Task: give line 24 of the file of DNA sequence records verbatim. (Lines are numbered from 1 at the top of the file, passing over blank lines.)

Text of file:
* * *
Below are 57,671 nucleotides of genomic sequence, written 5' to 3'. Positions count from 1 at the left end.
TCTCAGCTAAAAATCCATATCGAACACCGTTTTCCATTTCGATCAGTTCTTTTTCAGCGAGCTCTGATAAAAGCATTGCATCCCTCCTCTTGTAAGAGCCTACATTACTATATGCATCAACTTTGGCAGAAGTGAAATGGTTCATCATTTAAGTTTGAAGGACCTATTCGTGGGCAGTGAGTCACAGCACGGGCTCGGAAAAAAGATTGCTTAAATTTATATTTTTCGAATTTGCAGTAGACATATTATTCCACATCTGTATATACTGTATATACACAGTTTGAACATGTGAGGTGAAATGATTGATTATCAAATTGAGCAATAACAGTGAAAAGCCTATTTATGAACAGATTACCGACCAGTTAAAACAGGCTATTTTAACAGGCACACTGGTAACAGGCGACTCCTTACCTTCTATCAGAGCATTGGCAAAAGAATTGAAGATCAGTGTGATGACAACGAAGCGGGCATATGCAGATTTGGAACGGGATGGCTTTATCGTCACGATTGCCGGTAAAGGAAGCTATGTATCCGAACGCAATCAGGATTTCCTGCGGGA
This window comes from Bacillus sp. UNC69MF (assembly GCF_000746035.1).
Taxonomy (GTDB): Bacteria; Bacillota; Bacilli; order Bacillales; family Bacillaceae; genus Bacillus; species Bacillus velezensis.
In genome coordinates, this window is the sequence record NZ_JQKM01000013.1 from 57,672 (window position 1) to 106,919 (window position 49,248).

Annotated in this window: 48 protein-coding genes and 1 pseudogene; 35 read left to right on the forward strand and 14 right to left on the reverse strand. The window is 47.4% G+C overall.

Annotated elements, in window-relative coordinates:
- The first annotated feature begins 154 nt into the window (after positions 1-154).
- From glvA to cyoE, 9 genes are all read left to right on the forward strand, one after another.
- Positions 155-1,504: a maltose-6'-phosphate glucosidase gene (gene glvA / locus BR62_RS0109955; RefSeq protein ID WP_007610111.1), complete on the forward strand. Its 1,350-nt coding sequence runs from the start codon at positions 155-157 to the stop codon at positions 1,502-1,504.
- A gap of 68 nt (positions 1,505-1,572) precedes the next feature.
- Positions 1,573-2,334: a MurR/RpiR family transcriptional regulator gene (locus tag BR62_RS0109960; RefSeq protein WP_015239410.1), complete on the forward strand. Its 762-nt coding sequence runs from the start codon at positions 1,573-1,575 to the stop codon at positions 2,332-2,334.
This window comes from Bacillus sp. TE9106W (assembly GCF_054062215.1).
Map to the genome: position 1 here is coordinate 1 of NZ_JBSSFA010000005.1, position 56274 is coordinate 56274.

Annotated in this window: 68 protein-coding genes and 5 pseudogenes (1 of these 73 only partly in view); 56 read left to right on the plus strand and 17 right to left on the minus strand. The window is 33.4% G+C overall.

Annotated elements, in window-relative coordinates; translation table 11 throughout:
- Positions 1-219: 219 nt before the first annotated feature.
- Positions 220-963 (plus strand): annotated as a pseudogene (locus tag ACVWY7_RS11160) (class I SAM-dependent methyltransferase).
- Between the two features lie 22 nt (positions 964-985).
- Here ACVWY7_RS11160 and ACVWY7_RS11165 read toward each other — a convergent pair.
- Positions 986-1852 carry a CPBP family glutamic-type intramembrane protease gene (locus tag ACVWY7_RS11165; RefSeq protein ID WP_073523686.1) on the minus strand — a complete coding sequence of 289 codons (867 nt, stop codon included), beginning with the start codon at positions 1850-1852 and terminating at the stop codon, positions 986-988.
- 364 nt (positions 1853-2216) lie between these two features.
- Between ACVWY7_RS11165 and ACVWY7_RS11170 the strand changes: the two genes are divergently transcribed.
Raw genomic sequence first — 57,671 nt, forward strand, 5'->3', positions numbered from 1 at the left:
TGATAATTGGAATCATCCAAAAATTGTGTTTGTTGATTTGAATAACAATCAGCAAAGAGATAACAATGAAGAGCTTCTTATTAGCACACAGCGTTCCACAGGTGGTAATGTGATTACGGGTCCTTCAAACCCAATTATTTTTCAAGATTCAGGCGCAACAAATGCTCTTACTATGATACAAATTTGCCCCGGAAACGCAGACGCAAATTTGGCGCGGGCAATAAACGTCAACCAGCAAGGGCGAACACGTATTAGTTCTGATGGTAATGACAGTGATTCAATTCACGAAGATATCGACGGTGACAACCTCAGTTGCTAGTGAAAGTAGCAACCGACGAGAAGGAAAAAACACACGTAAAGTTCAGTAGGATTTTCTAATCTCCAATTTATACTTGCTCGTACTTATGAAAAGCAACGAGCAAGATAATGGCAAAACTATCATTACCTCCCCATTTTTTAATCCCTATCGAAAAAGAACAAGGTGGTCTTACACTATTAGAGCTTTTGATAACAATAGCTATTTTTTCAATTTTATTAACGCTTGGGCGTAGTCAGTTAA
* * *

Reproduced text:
Raw genomic sequence first — 57,671 nt, forward strand, 5'->3', positions numbered from 1 at the left: